The pieces are coming together for the District of Sicamous and Mayor Terry Rysz wants to keep the momentum going.
With a new water treatment system coming online, funding secured for upgrading the wastewater treatment plant and the recent hiring of Evan Parliament as town manager, Rysz and council have been able to check off some major boxes on their to-do list. These achievements, said Rysz during a year-end chat with the News, have further energized the municipal council going into its second year of a four-year term.
“I think now that they see they’re starting to achieve some of their goals, they can see some light at the end of the tunnel,” said Rysz. “We’ve completed some projects and we’ve got some projects that are in the crosshairs, like the roundabout situation and the upgrading of the wastewater treatment plant, the upgrading of Shuswap Avenue and so forth. This council is completely energized and I think, now that they understand how the process works, they’ll be even more dynamic.”
Rysz points to the hiring of Parliament as a particularly important step for council. Council hired Fred Banham in February of last year as district chief administrative officer. Banham started work in March and resigned in July. Soon after Tim Palmer was hired as interim CAO, and remained until Parliament was brought onboard.
“A year later and we now think we’ve finally found the right fit for this council – that was challenging,” said Rysz. “The group though has adapted well and they’re very results-driven so I think it’s taken a complete year to get this model in place now that’s going to really work well for the District of Sicamous.
“I think, from the councillors’ perspective, they found it challenging as well because I think they would have liked to have seen more done in 2015, although there was a tremendous amount of accomplishments that did take place.”
Soon after the 2014 municipal election, council introduced a portfolio system in which individual councillors were tasked with jobs/pursuits related to their personal areas of interest and/or expertise. These portfolios have councillors exploring a variety of potential projects for the community, from the enhancement of local trails to making Sicamous a dementia friendly destination to the dredging of the channel and the establishment of a sea wall. Meanwhile, the district is also in the process of updating its official community plan, working towards an economic development society and a rebranding of the community for tourism/marketing. Rysz sees this division of efforts beginning to come together in 2016.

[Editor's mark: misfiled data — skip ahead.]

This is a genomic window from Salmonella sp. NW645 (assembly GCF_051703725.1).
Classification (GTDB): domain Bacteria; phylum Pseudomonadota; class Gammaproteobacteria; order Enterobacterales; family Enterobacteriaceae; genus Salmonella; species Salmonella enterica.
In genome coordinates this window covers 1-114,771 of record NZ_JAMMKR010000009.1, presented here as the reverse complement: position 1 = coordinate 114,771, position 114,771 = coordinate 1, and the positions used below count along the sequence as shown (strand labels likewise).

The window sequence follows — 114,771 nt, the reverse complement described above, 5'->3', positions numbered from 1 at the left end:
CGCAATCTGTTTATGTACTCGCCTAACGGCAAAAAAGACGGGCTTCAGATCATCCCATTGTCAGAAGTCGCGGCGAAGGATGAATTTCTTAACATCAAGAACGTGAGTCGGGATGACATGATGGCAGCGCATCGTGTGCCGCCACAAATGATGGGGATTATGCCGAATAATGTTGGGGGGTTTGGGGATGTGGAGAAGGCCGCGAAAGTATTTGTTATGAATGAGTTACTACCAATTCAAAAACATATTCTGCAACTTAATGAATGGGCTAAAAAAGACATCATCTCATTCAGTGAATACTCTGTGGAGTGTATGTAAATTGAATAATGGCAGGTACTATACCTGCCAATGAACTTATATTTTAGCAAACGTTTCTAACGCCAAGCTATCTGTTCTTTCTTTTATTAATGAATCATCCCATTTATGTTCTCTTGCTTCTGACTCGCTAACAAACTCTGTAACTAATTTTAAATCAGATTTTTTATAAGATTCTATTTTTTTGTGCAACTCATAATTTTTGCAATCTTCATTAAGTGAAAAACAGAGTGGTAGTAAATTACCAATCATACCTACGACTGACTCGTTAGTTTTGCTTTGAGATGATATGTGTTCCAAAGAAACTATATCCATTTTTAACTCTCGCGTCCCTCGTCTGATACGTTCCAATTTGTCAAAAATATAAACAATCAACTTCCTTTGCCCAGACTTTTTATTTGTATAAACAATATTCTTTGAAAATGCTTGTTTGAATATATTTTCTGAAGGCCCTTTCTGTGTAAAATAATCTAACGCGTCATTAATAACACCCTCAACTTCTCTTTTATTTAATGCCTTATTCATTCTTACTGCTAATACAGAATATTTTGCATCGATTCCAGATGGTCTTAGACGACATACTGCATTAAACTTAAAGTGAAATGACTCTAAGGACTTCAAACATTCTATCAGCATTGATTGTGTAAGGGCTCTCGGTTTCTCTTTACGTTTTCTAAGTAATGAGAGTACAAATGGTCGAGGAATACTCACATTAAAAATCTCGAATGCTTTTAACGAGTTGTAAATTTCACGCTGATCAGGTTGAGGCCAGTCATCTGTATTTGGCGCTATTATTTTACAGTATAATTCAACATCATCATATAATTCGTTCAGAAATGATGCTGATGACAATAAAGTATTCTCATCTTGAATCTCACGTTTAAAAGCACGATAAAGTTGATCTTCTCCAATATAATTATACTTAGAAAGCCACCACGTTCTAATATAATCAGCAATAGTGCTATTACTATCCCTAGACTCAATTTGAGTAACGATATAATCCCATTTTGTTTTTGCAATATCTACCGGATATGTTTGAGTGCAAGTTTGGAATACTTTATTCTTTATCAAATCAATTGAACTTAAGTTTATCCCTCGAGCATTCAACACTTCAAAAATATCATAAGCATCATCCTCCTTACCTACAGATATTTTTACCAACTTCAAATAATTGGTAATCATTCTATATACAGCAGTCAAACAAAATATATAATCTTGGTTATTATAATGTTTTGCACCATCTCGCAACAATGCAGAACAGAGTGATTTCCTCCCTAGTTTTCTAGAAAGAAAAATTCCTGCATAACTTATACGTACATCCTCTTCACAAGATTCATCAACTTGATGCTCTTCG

“Even though we’ve all got these different portfolios, it’s all starting to meld now. All of this, in reality, is going to be for the future and success of the District of Sicamous. Like I said, it’s just not about one thing,” commented Rysz.
Rysz was asked to comment on council’s fiscal prudence, with a couple of recent financial decisions having raised eyebrows in the community, including the district’s recent purchase of the lot at 200 Main Street for $500,000, and putting $300,000 in the budget for a proposed sculpture to be placed in Highway 97A/Main Street roundabout the province will be constructing.
“This council is made up of business people, and in the business world, it’s income versus expense,” explained Rysz. “This council is very aware of that. So in a lot of cases they’re frugal, and in some cases they’re willing to spend money in order to make money. It’s a combination of both, but they are absolutely excellent at looking at all of the different options when it comes to putting money into the budget.”
Speaking specifically to the land acquisition, Rysz said council felt the 200 Main Street lot is an important piece of property to have.
“As we develop the community, that property will become more and more valuable,” said Rysz. “I would say that piece of property, within five years from now, will be worth a million and a half dollars.”
As for the roundabout, Rysz says the district is reaching out to stakeholders to share in the $300,000 investment, noting it will serve as a gateway to the Shuswap.
“We’re willing to be the gateway to the Shuswap if the Shuswap is willing to support some of the advertising that will be in the roundabout,” said Rysz. “And the roundabout is going to be a real showcase for this entire area.”
Looking to 2016 and beyond, Rysz sees further economic opportunities to be had in partnership with the community’s houseboat companies. However, he’d also like to see Sicamous attract year-round employers who will help boost the community’s population. Getting there, he explains, will involve finding the right “wow-factor” for Sicamous.
“The key to having a vibrant community from a tourism point of view is you have to have wow factor,” said Rysz, referring to communities like Barkerville and Whitehorse as examples. “We’re so lacking in that wow factor but it’s so doable. That’s what this council and our OCP have to create for the future of this community… It’s not going to happen overnight, but I do think we can probably get it accomplished in five to 10 years.”